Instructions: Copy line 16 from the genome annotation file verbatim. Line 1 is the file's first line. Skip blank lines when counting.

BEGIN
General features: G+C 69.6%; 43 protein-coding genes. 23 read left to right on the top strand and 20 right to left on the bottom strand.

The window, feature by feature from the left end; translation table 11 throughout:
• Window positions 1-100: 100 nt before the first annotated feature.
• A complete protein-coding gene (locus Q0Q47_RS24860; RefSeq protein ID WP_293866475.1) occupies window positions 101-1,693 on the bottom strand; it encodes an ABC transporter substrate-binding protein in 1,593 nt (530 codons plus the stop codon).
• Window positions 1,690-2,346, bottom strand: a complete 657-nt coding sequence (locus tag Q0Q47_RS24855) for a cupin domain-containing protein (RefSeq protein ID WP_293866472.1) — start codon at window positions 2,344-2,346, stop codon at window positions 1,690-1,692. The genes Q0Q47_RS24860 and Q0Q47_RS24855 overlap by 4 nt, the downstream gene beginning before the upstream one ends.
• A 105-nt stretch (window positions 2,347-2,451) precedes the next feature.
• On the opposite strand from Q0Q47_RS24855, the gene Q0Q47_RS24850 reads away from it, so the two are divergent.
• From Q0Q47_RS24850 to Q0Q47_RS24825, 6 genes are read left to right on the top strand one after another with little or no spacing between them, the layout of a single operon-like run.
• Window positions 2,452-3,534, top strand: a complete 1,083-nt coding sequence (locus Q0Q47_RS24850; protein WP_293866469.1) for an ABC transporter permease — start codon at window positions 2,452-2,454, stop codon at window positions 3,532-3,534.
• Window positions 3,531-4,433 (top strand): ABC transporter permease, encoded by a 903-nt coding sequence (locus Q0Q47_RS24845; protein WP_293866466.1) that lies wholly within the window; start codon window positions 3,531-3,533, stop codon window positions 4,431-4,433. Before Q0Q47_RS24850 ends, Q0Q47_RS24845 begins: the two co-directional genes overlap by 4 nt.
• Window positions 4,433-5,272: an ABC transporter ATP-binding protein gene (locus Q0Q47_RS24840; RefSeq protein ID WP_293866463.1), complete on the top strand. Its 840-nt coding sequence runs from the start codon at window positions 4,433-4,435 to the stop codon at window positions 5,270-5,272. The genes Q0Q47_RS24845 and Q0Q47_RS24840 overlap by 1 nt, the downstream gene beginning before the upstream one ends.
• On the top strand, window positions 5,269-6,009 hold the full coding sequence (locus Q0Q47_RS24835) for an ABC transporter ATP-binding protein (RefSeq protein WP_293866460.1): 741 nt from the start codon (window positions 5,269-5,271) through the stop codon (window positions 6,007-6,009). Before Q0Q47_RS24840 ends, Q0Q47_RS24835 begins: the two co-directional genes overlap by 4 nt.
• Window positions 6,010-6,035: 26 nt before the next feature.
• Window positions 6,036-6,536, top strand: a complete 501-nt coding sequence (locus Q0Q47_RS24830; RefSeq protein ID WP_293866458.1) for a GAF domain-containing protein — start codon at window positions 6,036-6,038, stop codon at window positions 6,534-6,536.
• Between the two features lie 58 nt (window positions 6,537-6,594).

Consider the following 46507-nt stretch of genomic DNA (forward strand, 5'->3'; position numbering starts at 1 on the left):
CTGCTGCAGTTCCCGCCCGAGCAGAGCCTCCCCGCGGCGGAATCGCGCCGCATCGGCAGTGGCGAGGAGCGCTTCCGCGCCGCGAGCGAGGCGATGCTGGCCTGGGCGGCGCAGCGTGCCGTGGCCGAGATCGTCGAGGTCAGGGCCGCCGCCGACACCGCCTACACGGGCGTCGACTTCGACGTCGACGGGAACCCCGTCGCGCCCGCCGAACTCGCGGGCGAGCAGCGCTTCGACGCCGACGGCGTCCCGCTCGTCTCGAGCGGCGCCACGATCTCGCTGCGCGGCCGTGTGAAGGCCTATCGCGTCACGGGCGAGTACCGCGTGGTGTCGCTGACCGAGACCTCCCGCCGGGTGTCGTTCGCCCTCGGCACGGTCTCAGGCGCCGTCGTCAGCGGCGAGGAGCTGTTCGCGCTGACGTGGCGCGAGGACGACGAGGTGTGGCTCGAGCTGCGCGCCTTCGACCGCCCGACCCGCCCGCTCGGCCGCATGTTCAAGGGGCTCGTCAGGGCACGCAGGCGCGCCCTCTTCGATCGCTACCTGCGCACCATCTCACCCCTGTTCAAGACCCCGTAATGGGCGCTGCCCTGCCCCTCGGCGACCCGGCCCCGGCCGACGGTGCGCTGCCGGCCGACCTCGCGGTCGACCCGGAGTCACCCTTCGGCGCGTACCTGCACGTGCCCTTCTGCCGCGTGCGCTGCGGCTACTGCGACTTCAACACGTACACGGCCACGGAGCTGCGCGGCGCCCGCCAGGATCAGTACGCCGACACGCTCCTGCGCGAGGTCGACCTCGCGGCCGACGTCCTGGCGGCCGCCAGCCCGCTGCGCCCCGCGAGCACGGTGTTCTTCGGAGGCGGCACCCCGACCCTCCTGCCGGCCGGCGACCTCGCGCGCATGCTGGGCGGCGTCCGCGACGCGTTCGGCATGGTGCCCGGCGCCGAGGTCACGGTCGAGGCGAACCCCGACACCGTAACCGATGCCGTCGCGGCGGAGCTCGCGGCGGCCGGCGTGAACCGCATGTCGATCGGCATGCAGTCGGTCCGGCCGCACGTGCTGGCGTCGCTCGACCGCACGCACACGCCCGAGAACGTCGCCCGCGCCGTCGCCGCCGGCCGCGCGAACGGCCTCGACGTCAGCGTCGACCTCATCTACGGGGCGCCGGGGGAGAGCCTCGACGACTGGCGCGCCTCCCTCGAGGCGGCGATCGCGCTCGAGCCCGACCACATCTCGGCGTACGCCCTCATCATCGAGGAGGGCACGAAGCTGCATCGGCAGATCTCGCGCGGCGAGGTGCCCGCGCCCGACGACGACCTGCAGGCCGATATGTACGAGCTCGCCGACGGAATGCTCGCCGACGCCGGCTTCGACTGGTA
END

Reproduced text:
Consider the following 46507-nt stretch of genomic DNA (forward strand, 5'->3'; position numbering starts at 1 on the left):